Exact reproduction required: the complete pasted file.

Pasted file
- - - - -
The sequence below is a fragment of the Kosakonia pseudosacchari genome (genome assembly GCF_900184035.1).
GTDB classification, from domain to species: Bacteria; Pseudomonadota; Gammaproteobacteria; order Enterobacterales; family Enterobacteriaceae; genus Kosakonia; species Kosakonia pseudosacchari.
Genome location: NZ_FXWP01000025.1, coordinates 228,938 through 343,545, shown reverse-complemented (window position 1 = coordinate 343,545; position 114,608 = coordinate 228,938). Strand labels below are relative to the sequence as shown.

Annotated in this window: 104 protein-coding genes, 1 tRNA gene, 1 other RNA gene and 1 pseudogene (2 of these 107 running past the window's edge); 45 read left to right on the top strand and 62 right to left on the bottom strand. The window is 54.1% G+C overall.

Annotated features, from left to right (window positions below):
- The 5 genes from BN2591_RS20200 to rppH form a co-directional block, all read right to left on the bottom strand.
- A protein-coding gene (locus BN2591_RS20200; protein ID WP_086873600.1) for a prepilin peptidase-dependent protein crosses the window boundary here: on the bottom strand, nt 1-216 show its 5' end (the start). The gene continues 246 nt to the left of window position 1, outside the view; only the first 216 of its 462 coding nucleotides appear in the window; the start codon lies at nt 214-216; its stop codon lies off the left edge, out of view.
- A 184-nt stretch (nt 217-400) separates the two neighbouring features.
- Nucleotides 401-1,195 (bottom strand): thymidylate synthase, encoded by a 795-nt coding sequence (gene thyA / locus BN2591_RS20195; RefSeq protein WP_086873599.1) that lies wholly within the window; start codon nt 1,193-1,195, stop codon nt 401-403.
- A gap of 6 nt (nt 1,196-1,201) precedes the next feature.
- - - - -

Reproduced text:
The sequence below is a fragment of the Kosakonia pseudosacchari genome (genome assembly GCF_900184035.1).
GTDB classification, from domain to species: Bacteria; Pseudomonadota; Gammaproteobacteria; order Enterobacterales; family Enterobacteriaceae; genus Kosakonia; species Kosakonia pseudosacchari.
Genome location: NZ_FXWP01000025.1, coordinates 228,938 through 343,545, shown reverse-complemented (window position 1 = coordinate 343,545; position 114,608 = coordinate 228,938). Strand labels below are relative to the sequence as shown.

Annotated in this window: 104 protein-coding genes, 1 tRNA gene, 1 other RNA gene and 1 pseudogene (2 of these 107 running past the window's edge); 45 read left to right on the top strand and 62 right to left on the bottom strand. The window is 54.1% G+C overall.

Annotated features, from left to right (window positions below):
- The 5 genes from BN2591_RS20200 to rppH form a co-directional block, all read right to left on the bottom strand.
- A protein-coding gene (locus BN2591_RS20200; protein ID WP_086873600.1) for a prepilin peptidase-dependent protein crosses the window boundary here: on the bottom strand, nt 1-216 show its 5' end (the start). The gene continues 246 nt to the left of window position 1, outside the view; only the first 216 of its 462 coding nucleotides appear in the window; the start codon lies at nt 214-216; its stop codon lies off the left edge, out of view.
- A 184-nt stretch (nt 217-400) separates the two neighbouring features.
- Nucleotides 401-1,195 (bottom strand): thymidylate synthase, encoded by a 795-nt coding sequence (gene thyA / locus BN2591_RS20195; RefSeq protein WP_086873599.1) that lies wholly within the window; start codon nt 1,193-1,195, stop codon nt 401-403.
- A gap of 6 nt (nt 1,196-1,201) precedes the next feature.